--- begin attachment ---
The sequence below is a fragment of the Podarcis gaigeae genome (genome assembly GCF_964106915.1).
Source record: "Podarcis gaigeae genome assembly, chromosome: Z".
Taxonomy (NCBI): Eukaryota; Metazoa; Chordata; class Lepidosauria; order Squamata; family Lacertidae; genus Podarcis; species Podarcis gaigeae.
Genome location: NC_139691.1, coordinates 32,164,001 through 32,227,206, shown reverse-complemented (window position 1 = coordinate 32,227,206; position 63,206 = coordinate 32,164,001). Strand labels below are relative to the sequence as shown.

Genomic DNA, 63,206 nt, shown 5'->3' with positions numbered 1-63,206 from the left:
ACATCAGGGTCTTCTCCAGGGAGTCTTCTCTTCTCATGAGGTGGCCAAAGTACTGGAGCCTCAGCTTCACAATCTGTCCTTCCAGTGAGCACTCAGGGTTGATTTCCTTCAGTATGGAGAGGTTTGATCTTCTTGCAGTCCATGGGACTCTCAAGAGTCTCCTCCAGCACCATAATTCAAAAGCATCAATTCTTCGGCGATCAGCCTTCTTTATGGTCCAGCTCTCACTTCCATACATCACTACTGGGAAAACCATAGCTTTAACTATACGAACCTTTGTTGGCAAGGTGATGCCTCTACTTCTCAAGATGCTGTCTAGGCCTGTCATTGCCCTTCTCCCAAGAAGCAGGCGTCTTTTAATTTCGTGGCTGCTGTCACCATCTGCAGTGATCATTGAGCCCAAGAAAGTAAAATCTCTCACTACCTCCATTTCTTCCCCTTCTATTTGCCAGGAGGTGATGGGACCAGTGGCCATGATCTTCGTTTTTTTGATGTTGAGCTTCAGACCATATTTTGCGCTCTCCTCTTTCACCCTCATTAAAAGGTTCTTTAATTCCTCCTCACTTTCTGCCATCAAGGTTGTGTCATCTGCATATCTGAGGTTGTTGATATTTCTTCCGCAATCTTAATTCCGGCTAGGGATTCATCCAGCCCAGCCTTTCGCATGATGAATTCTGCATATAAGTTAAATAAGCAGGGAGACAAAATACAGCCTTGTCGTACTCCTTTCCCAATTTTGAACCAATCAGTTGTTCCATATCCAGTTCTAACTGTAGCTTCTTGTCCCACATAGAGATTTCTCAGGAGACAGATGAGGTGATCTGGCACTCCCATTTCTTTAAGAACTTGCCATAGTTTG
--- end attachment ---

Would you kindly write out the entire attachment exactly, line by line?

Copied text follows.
The sequence below is a fragment of the Podarcis gaigeae genome (genome assembly GCF_964106915.1).
Source record: "Podarcis gaigeae genome assembly, chromosome: Z".
Taxonomy (NCBI): Eukaryota; Metazoa; Chordata; class Lepidosauria; order Squamata; family Lacertidae; genus Podarcis; species Podarcis gaigeae.
Genome location: NC_139691.1, coordinates 32,164,001 through 32,227,206, shown reverse-complemented (window position 1 = coordinate 32,227,206; position 63,206 = coordinate 32,164,001). Strand labels below are relative to the sequence as shown.

Genomic DNA, 63,206 nt, shown 5'->3' with positions numbered 1-63,206 from the left:
ACATCAGGGTCTTCTCCAGGGAGTCTTCTCTTCTCATGAGGTGGCCAAAGTACTGGAGCCTCAGCTTCACAATCTGTCCTTCCAGTGAGCACTCAGGGTTGATTTCCTTCAGTATGGAGAGGTTTGATCTTCTTGCAGTCCATGGGACTCTCAAGAGTCTCCTCCAGCACCATAATTCAAAAGCATCAATTCTTCGGCGATCAGCCTTCTTTATGGTCCAGCTCTCACTTCCATACATCACTACTGGGAAAACCATAGCTTTAACTATACGAACCTTTGTTGGCAAGGTGATGCCTCTACTTCTCAAGATGCTGTCTAGGCCTGTCATTGCCCTTCTCCCAAGAAGCAGGCGTCTTTTAATTTCGTGGCTGCTGTCACCATCTGCAGTGATCATTGAGCCCAAGAAAGTAAAATCTCTCACTACCTCCATTTCTTCCCCTTCTATTTGCCAGGAGGTGATGGGACCAGTGGCCATGATCTTCGTTTTTTTGATGTTGAGCTTCAGACCATATTTTGCGCTCTCCTCTTTCACCCTCATTAAAAGGTTCTTTAATTCCTCCTCACTTTCTGCCATCAAGGTTGTGTCATCTGCATATCTGAGGTTGTTGATATTTCTTCCGCAATCTTAATTCCGGCTAGGGATTCATCCAGCCCAGCCTTTCGCATGATGAATTCTGCATATAAGTTAAATAAGCAGGGAGACAAAATACAGCCTTGTCGTACTCCTTTCCCAATTTTGAACCAATCAGTTGTTCCATATCCAGTTCTAACTGTAGCTTCTTGTCCCACATAGAGATTTCTCAGGAGACAGATGAGGTGATCTGGCACTCCCATTTCTTTAAGAACTTGCCATAGTTTG